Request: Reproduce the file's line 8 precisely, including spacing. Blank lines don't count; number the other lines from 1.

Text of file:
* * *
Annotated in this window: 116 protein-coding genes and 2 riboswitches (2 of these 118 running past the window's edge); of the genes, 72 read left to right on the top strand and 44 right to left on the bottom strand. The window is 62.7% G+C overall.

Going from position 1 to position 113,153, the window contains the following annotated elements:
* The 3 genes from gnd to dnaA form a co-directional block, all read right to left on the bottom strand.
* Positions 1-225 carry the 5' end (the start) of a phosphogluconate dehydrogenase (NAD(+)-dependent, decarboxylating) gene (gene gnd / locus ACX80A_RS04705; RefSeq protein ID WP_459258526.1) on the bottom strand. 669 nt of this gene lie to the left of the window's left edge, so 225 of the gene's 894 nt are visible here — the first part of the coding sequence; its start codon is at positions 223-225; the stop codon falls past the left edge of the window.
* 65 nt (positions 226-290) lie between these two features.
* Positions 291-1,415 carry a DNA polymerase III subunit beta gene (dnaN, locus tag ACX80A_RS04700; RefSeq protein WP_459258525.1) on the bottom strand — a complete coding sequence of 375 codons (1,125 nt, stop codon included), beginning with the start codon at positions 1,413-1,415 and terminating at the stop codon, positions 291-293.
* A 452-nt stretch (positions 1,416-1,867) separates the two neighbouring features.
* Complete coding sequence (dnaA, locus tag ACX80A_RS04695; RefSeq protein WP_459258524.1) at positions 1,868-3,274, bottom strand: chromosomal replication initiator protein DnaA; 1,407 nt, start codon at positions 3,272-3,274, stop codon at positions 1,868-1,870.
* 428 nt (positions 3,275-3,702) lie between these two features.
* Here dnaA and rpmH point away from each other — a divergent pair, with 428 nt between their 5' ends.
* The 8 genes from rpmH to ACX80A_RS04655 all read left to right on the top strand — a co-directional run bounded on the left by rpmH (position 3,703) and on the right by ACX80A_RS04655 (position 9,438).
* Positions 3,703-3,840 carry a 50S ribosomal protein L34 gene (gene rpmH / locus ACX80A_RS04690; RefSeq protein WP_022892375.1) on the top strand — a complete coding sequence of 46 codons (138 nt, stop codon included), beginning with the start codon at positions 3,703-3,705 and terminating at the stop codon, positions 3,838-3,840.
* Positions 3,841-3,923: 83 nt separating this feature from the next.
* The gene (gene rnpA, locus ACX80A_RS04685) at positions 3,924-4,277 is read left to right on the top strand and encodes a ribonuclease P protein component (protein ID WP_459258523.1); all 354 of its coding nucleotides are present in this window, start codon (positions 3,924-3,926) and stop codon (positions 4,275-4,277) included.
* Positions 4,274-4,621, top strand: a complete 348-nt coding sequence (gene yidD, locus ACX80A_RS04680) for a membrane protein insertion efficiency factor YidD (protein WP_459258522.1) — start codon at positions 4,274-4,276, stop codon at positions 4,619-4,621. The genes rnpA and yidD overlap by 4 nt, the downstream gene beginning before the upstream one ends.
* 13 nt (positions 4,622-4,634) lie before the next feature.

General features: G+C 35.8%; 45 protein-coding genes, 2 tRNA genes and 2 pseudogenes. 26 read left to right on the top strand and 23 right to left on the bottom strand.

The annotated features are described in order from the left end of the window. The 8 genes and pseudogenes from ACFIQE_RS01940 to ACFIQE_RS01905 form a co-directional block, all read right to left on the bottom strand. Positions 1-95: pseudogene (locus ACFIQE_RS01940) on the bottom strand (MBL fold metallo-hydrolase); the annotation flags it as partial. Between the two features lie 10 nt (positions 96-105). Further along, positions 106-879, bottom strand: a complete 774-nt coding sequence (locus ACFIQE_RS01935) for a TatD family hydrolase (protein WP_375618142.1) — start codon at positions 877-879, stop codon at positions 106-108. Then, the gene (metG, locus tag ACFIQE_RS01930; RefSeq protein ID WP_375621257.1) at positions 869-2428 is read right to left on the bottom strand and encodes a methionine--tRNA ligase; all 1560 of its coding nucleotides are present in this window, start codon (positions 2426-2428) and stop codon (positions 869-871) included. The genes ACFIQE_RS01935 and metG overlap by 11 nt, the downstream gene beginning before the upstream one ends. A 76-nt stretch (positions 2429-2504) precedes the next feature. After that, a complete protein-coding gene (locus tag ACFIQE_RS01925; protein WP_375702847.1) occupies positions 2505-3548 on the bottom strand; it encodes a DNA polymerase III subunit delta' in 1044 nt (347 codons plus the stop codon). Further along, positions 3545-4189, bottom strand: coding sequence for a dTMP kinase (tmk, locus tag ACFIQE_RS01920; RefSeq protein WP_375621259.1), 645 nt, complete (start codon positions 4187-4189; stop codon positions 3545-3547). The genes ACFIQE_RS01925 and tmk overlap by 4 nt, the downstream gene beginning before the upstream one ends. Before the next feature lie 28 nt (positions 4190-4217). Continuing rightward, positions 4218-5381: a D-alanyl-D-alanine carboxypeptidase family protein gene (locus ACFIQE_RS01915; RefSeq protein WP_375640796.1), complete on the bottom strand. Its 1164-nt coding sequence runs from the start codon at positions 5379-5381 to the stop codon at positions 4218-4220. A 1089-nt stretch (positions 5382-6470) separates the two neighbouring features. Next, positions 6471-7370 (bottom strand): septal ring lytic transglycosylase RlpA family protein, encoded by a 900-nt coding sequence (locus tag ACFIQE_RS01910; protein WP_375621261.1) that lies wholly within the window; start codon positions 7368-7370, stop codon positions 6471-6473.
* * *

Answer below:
* Complete coding sequence (dnaA, locus tag ACX80A_RS04695; RefSeq protein WP_459258524.1) at positions 1,868-3,274, bottom strand: chromosomal replication initiator protein DnaA; 1,407 nt, start codon at positions 3,272-3,274, stop codon at positions 1,868-1,870.